Posted: Thursday 31st July 2014 at 12:36 pm

Ebola is not an airborne disease – WHO


The World Health Organisation (WHO) says the deadly Ebola virus is not an airborne disease as many Ghanaians perceive it to be.

According to Dr. Magda Robalo, the WHO Country Representative, Ebola does not spread through coughing and sneezing but only by coming into contact with body fluids of persons suffering from the viral disease.

‘The Ebola disease is not an airborne diseaseit is a disease that takes direct contact from people to people with body fluids before you can pass it on to another person,’ Dr. Robalo stated.

           
The WHO representative was speaking Thursday July 31, in Accra, at a news conference by the government’s inter-ministerial team on the Ebola Viral Disease.

The briefing was to update the public on not only the measures taken so far but also, to indicate further steps to ensure that Ghanaians are protected from the disease.

The team which comprises the Ministers for Health, Interior, Defence, Communications and Local Government and Rural Development, is under the Chairmanship of the Minister for Health, Dr. Kwaku Agyeman-Mensah.

The inter-ministerial team is responsible for the intensification of the fight against the spread of the deadly disease to Ghana. They will also supervise the work of an existing technical team made up of representatives from multiple state agencies.

            
Dr. Robalo however, stressed that one sure way people can avoid contracting the disease is constantly practising good personal hygiene.

‘We need to practise personal hygiene [regular hand washing] after visiting the washroomso that you can avoid not only Ebola disease but any other disease that can be contracted through those means’.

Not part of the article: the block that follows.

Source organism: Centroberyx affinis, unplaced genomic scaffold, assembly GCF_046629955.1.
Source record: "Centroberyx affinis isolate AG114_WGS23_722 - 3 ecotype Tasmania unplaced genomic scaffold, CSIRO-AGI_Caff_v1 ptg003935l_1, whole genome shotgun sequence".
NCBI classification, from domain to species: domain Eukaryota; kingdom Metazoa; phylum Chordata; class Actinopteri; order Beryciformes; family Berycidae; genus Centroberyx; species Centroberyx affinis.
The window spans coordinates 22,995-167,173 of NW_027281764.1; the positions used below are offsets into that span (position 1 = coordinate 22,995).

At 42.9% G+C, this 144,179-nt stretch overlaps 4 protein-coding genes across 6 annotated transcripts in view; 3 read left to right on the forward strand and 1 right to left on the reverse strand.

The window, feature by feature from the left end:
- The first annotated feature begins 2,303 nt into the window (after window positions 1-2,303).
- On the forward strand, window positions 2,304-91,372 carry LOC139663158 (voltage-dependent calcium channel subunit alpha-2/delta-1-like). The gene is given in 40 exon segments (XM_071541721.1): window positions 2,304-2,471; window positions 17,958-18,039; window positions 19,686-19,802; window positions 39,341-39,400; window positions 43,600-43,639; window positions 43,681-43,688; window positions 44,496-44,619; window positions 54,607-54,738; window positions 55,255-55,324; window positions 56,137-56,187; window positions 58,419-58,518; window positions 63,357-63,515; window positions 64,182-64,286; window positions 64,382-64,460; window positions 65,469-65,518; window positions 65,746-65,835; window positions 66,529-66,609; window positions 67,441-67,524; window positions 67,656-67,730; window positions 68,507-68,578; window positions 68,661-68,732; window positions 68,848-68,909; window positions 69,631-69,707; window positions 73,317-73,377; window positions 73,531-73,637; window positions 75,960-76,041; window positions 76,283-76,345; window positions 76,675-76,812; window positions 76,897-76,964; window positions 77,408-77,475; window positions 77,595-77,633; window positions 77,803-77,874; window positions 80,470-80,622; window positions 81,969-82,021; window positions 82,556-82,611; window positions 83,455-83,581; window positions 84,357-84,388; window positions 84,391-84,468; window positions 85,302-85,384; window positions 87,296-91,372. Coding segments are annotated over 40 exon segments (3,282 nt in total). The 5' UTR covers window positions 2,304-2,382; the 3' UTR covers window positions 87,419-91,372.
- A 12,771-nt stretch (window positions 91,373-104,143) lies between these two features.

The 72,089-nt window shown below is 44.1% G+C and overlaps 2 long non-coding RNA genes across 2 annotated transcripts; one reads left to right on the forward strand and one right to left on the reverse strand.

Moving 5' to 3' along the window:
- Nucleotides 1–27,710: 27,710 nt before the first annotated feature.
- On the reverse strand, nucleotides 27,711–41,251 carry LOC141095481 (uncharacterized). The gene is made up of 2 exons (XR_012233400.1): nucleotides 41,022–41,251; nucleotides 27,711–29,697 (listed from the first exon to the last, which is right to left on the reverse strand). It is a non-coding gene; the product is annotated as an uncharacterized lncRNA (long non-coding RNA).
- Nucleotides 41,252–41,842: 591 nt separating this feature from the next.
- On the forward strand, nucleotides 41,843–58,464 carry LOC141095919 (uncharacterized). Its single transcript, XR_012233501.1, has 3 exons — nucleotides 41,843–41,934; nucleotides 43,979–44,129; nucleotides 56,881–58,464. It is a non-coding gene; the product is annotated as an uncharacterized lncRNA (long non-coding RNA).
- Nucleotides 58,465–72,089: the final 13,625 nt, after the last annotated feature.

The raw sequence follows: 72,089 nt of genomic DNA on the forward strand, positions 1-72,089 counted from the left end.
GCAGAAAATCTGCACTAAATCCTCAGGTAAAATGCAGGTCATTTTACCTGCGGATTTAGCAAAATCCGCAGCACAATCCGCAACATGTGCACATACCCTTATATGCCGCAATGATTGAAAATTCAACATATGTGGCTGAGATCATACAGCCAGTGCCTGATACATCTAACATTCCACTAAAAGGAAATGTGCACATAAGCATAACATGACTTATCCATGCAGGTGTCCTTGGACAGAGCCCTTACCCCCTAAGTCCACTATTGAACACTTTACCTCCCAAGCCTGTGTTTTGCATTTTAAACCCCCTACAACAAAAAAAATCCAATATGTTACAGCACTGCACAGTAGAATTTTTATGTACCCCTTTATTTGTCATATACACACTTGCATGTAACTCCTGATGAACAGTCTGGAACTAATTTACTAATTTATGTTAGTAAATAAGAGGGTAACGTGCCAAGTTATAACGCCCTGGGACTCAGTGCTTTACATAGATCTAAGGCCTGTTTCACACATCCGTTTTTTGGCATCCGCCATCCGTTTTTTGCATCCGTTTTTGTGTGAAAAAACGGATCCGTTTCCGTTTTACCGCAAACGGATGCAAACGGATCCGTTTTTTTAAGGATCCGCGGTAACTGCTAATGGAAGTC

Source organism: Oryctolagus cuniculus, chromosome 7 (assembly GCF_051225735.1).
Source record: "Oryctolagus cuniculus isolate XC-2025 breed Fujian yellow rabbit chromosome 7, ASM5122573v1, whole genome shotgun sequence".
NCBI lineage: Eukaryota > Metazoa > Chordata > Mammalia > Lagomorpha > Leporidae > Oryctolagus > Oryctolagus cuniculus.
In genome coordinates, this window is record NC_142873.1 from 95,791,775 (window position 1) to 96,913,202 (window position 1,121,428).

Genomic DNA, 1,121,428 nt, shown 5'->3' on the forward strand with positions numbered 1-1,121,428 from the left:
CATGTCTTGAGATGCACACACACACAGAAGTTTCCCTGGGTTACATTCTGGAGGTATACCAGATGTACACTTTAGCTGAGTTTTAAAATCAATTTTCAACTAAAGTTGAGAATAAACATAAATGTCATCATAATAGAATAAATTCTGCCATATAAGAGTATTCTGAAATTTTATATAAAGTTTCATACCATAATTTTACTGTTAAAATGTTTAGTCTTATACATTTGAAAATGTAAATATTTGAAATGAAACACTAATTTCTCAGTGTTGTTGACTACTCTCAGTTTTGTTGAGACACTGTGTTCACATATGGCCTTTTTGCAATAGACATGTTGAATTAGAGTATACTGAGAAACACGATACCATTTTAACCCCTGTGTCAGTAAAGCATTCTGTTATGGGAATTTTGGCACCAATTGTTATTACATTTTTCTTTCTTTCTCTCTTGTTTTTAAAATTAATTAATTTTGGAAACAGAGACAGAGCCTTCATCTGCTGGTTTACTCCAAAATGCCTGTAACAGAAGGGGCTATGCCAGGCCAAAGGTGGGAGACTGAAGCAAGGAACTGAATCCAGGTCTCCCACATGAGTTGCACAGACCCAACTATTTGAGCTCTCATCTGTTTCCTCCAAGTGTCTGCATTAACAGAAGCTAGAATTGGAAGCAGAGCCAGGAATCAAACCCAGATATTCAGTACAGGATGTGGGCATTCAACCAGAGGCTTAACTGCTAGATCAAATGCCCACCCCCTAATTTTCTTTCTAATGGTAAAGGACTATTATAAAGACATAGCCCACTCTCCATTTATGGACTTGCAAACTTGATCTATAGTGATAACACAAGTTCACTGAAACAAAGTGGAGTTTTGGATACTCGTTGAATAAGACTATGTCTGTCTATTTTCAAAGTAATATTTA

Isolation centres
The Head of the Disease Surveillance Department of the Ghana Health Service (GHS), Dr. Badu Sarkodie announced plans to establish three isolated centres in Accra, Tema and Kumasi to handle patients under surveillance.

Dr. Sarkodie said the facilities have also been provided for at major health centres across the country and at the various points of entry into the country to handle persons diagnosed with the disease.

          
He advised caregivers at health centres to strictly adhere to directives to avoid contracting the virus which currently has no cure.

             
On the issue of funding, Minister of Communications, Dr. Edward Omane Boamah said government has enough funding to control the spread of the virus should it be confirmed in the country.

According to him, government is determined to scale up ongoing activities to ensure that Ghanaians are protected from the Ebola Virus.

‘We will continue to do more to ensure that we take the message to every nook and cranny of the countryWHO [World Health Organisation] has provided some assistance [technical, logistics and cash],’ Dr. Omane Boamah announced.

Ebola virus disease (EVD) or Ebola hemorrhagic fever (EHF) is the human disease caused by the ebola virus. 

Symptoms typically start two days to three weeks after contracting the virus, with a fever, throat and muscle pains, and headaches. 

There is then typically nausea, vomiting, and diarrhea, along with decreased functioning of the liver and kidneys. At this point, some people begin to have problems with bleeding. Story by Ghana | Myjoyonline.com | Jerry Tsatro Mordy | [email protected]

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